The language used here summarizes the content of Genesis 2:2, 3, leaving no doubt that Exodus 20:11 points to the Creation Sabbath. Also significant is that the Sabbath commandment appears within the ten-commandment law, which in turn was the center of God’s covenant. That this ten-commandment law was distinctive, with the other Pentateuchal laws as additions or commentary, is clear from the statement in Deuteronomy 5:22 that to these Ten Commandments God had “added no more”—i.e., the Decalogue was a complete entity in and of itself.

Furthermore, the covenant basis that is set forth in Exodus 20 for keeping the Ten Commandments, including the Sabbath commandment, is redemptive history, or more properly, divine redemption itself. The children of Israel had come into covenant relationship with Yahweh (see Ex. 19). Then in the preamble and historical prologue to the Decalogue, God states the prime element in the redemption which the Israelites had experienced: “I (Yahweh) am the Lord your God, who brought you out of the land of Egypt, out of the house of bondage” (Ex. 20:2). The Israelites had been redeemed from slavery, and this prior goodness of Yahweh provided the foundation for the covenant relationship in which the Israelites were, in turn, to be obedient to God’s commandments.

At times the Sabbath and the concept of God’s covenant became virtually synonymous (cf. Ex. 31:16). More than any of the other nine precepts of the Decalogue, the Sabbath provided a visible distinctive that set God’s people apart from any and all who did not serve Yahweh. Thus in a very real way it embodied the true meaning of covenant relationship with God, for it identified Israel as a people in fellowship with their Creator and Redeemer.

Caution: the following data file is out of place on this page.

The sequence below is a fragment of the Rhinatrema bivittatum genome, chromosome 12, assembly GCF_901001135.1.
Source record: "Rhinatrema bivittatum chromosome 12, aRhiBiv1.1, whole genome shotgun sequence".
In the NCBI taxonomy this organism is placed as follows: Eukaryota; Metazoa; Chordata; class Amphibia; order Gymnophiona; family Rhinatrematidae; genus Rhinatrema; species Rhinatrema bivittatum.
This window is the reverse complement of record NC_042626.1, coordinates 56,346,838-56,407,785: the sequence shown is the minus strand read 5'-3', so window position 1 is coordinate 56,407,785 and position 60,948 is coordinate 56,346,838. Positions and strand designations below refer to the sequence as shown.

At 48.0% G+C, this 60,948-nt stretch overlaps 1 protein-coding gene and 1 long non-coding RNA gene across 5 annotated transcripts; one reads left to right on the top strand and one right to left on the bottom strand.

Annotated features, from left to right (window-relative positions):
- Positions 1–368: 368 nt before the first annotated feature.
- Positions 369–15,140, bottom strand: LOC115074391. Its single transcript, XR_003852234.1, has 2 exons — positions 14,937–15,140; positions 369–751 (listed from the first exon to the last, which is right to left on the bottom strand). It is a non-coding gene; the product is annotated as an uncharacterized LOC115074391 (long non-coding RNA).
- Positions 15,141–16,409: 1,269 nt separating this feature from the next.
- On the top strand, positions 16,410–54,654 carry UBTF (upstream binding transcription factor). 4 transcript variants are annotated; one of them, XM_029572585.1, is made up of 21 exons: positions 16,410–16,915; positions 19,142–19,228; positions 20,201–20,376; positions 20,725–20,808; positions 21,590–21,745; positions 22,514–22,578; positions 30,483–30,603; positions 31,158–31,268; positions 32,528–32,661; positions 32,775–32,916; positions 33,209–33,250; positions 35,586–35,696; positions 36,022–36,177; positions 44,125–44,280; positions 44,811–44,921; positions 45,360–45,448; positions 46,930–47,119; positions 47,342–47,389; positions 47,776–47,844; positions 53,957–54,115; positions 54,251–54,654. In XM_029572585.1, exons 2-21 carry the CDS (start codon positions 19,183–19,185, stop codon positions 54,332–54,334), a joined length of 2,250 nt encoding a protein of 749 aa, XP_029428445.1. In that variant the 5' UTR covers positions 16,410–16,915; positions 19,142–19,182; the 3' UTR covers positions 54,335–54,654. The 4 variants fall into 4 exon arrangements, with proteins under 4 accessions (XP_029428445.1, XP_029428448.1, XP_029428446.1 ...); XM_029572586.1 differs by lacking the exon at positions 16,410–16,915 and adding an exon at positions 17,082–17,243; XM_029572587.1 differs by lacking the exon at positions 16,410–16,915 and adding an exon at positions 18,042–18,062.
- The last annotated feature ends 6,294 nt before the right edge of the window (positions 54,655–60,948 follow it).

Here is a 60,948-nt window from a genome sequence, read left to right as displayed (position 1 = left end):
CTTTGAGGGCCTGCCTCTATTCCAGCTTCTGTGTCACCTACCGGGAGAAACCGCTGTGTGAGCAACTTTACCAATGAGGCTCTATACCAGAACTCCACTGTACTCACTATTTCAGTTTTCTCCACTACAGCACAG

Moreover, the Sabbath commandment is the only one in the Decalogue that has the three distinguishing marks of a seal impression: the name, the office, and the domain of the individual or entity whose authority the seal represents. Thus the Sabbath commandment may be considered the seal of the Decalogue. (See also the discussion of the Sabbath as “sign” in connection with Exodus 31:13–17 and Ezekiel 20:12, 20.) The Sabbath commandment is distinctive not only by containing the three essentials of a seal, but also by utilizing a unique introduction, the word “remember.” This word may carry several concepts: to remember the Sabbath as an institution that is already time-honored; to remember, because there may be a danger of forgetting; and to remember with a forward look, because the Sabbath is so central to the ongoing covenant experience. Whatever nuance or nuances the term may have had in the context of its original statement at Sinai, one thing is certain: The word “remember” is emphatic as an introduction here, and serves to call special attention to the Sabbath commandment.” [Raoul Dederen, Handbook of Seventh-Day Adventist Theology, Commentary Reference Series, electronic ed., (Hagerstown, MD: Review and Herald Publishing Association, 2001), 12:496].

[4] The Sabbath in Exodus 23:12.

Sabbath laws (Exodus 23:10–19).

  • The final legal section of the Book of the Covenant lays down the religious festivals to be observed in ancient Israel. This is the oldest sacred calendar in the Bible. The foundational unit of the calendar is the weekly Sabbath observance (23:10–13). Tied to and built upon the Sabbath are the three national pilgrim festivals that Israel was required to celebrate yearly.

23:10–11. ‘For six years you shall sow your land, and you shall gather its yield. But you shall suspend it (in) the seventh year and abandon it, so that the needy of your people might eat. And (whatever) they leave behind, the animal of the field may eat. Thus you shall do to your vineyard (and) to your olive grove.’

  • Here begins Moses’ exposition of the Fourth Commandment, the Sabbath statute found in Exodus 20:8–11. One application of that directive is that the Hebrews are to institute a seven-year fallow system in their agricultural practice. Further details of this requirement are given in Leviticus 25:1–7, 18–22. There are two reasons for the land’s being given a Sabbath, according to our passage: it is, in the first place, humanitarian, so that those who have no inheritance or are needy may have something to eat. It is what Kaufman calls ‘a welfare system for the poor.’ The law is also for the benefit of wildlife, so that animals may have food to eat.